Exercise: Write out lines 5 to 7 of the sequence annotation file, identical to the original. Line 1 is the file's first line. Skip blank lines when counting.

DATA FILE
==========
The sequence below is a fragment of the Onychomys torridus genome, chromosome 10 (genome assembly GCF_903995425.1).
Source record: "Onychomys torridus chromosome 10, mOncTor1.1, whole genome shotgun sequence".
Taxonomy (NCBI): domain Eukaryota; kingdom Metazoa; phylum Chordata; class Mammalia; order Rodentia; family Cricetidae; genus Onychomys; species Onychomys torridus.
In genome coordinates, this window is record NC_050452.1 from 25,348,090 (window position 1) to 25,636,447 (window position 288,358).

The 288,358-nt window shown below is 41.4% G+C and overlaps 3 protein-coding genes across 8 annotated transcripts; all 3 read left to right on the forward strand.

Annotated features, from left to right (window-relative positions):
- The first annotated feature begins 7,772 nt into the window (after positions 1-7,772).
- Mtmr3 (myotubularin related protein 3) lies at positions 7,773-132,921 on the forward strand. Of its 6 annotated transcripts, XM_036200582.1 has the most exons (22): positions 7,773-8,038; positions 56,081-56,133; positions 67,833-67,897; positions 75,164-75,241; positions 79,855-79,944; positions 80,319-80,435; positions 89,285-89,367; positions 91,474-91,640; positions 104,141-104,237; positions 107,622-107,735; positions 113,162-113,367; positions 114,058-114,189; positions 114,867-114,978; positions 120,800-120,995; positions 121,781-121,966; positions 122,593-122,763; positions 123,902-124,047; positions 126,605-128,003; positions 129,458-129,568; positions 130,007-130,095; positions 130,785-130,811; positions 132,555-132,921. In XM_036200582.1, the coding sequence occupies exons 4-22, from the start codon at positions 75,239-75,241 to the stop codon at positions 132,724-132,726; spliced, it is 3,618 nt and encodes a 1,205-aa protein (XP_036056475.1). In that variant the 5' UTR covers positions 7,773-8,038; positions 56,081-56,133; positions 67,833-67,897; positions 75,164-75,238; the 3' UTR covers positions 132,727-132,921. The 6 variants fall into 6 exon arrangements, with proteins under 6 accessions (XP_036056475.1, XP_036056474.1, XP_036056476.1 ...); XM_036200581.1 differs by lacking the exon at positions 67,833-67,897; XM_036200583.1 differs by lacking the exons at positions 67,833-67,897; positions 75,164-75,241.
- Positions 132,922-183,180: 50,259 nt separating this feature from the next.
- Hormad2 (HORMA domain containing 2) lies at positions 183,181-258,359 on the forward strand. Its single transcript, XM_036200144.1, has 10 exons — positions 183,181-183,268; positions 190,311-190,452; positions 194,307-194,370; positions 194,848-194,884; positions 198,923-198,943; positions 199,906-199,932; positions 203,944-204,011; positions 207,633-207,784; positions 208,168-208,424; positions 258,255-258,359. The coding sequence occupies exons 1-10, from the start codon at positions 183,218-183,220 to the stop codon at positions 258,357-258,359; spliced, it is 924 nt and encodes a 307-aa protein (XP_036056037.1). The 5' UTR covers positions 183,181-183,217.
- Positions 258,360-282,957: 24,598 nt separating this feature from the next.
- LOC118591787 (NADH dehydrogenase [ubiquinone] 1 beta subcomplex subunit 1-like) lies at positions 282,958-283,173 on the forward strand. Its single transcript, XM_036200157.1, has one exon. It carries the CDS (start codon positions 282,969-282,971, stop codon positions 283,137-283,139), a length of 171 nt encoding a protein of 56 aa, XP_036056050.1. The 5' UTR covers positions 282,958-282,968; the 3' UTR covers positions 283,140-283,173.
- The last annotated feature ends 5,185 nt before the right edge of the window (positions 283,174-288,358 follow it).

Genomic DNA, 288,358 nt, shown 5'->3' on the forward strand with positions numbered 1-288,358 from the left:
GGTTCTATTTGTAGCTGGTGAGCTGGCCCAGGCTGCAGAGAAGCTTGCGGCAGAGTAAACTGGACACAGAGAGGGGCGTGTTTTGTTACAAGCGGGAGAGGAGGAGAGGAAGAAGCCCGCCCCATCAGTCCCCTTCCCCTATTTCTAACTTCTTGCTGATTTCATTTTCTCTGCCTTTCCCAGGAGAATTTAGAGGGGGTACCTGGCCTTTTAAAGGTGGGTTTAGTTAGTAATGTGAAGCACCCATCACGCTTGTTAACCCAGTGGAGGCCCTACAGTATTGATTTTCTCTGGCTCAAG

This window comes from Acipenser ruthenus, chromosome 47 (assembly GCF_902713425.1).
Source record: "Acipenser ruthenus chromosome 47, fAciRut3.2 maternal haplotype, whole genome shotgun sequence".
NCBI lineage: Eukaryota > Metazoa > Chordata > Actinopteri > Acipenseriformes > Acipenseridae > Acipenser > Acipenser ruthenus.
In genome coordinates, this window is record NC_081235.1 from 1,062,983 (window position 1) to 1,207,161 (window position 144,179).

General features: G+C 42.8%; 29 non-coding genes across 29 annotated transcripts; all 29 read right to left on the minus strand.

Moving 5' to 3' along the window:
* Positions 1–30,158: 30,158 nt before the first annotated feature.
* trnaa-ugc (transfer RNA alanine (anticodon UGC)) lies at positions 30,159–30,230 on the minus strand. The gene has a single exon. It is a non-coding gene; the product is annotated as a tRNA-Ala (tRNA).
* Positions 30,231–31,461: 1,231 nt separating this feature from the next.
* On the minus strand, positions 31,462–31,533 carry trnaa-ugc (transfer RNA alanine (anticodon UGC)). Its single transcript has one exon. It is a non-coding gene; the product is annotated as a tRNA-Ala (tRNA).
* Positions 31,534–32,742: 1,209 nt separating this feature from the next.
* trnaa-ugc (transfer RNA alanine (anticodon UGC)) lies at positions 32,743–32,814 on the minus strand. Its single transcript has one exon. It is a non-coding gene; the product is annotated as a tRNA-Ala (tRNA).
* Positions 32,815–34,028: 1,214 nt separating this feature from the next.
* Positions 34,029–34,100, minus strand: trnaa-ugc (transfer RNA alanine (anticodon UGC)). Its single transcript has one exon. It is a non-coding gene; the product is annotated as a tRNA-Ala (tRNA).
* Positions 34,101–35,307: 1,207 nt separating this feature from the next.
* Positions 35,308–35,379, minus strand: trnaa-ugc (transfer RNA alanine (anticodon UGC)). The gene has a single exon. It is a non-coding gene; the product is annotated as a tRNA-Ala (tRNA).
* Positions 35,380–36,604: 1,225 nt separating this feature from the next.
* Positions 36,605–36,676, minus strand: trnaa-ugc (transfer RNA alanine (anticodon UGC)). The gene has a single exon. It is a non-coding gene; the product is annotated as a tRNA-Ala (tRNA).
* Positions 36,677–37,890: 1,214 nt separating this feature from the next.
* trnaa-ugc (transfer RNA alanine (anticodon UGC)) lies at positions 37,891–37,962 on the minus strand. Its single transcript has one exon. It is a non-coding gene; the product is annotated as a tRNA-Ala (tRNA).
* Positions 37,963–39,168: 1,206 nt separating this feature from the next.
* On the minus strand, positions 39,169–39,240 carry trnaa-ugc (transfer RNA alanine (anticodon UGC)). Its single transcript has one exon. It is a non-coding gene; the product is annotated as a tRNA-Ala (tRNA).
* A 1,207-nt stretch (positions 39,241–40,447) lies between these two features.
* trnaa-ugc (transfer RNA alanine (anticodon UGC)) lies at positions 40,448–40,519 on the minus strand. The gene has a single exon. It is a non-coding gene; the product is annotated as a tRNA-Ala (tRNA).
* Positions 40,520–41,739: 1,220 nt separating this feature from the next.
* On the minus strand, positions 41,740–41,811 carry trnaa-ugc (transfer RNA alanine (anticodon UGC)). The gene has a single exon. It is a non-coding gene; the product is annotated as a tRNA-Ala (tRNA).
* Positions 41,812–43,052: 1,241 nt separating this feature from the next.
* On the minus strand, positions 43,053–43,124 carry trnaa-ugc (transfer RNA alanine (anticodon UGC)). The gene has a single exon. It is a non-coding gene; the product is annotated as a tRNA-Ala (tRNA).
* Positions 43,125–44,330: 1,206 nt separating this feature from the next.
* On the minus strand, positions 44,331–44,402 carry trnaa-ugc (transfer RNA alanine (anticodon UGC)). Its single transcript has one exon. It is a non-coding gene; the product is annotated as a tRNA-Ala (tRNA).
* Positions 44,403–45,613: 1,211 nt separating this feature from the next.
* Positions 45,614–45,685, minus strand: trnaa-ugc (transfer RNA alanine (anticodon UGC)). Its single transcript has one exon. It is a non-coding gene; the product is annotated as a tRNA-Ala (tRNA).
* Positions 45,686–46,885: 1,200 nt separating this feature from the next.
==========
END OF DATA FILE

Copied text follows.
The 288,358-nt window shown below is 41.4% G+C and overlaps 3 protein-coding genes across 8 annotated transcripts; all 3 read left to right on the forward strand.

Annotated features, from left to right (window-relative positions):
- The first annotated feature begins 7,772 nt into the window (after positions 1-7,772).